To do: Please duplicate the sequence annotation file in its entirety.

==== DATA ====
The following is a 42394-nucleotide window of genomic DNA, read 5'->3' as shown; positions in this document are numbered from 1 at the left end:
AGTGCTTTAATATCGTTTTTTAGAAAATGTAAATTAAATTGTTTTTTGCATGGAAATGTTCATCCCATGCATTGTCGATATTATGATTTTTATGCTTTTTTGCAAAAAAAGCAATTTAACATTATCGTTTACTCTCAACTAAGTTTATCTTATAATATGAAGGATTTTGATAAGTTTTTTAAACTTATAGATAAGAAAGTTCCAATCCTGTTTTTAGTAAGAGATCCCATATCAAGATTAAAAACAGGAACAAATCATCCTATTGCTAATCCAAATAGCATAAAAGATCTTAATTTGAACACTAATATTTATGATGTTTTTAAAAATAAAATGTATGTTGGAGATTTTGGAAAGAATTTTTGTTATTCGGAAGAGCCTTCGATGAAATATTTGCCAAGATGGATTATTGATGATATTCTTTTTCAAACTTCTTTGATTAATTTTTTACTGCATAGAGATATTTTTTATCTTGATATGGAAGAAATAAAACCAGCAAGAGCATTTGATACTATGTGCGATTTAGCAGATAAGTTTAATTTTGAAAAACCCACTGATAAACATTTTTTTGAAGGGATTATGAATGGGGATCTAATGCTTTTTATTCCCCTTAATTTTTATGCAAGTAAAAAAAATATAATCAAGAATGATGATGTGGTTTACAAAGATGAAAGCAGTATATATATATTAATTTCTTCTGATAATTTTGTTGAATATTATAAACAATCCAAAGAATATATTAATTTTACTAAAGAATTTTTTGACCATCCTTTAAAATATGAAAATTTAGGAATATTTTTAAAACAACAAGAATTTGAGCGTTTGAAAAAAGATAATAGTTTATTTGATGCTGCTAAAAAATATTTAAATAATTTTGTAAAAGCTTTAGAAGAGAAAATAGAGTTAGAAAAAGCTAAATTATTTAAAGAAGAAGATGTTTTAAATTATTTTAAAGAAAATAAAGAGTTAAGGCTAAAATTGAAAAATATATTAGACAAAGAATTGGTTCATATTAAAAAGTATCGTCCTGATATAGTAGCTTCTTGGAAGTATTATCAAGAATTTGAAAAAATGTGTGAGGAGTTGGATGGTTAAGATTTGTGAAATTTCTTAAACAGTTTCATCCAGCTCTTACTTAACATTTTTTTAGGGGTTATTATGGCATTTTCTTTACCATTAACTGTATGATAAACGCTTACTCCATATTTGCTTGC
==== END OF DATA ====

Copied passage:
The following is a 42394-nucleotide window of genomic DNA, read 5'->3' as shown; positions in this document are numbered from 1 at the left end:
AGTGCTTTAATATCGTTTTTTAGAAAATGTAAATTAAATTGTTTTTTGCATGGAAATGTTCATCCCATGCATTGTCGATATTATGATTTTTATGCTTTTTTGCAAAAAAAGCAATTTAACATTATCGTTTACTCTCAACTAAGTTTATCTTATAATATGAAGGATTTTGATAAGTTTTTTAAACTTATAGATAAGAAAGTTCCAATCCTGTTTTTAGTAAGAGATCCCATATCAAGATTAAAAACAGGAACAAATCATCCTATTGCTAATCCAAATAGCATAAAAGATCTTAATTTGAACACTAATATTTATGATGTTTTTAAAAATAAAATGTATGTTGGAGATTTTGGAAAGAATTTTTGTTATTCGGAAGAGCCTTCGATGAAATATTTGCCAAGATGGATTATTGATGATATTCTTTTTCAAACTTCTTTGATTAATTTTTTACTGCATAGAGATATTTTTTATCTTGATATGGAAGAAATAAAACCAGCAAGAGCATTTGATACTATGTGCGATTTAGCAGATAAGTTTAATTTTGAAAAACCCACTGATAAACATTTTTTTGAAGGGATTATGAATGGGGATCTAATGCTTTTTATTCCCCTTAATTTTTATGCAAGTAAAAAAAATATAATCAAGAATGATGATGTGGTTTACAAAGATGAAAGCAGTATATATATATTAATTTCTTCTGATAATTTTGTTGAATATTATAAACAATCCAAAGAATATATTAATTTTACTAAAGAATTTTTTGACCATCCTTTAAAATATGAAAATTTAGGAATATTTTTAAAACAACAAGAATTTGAGCGTTTGAAAAAAGATAATAGTTTATTTGATGCTGCTAAAAAATATTTAAATAATTTTGTAAAAGCTTTAGAAGAGAAAATAGAGTTAGAAAAAGCTAAATTATTTAAAGAAGAAGATGTTTTAAATTATTTTAAAGAAAATAAAGAGTTAAGGCTAAAATTGAAAAATATATTAGACAAAGAATTGGTTCATATTAAAAAGTATCGTCCTGATATAGTAGCTTCTTGGAAGTATTATCAAGAATTTGAAAAAATGTGTGAGGAGTTGGATGGTTAAGATTTGTGAAATTTCTTAAACAGTTTCATCCAGCTCTTACTTAACATTTTTTTAGGGGTTATTATGGCATTTTCTTTACCATTAACTGTATGATAAACGCTTACTCCATATTTGCTTGC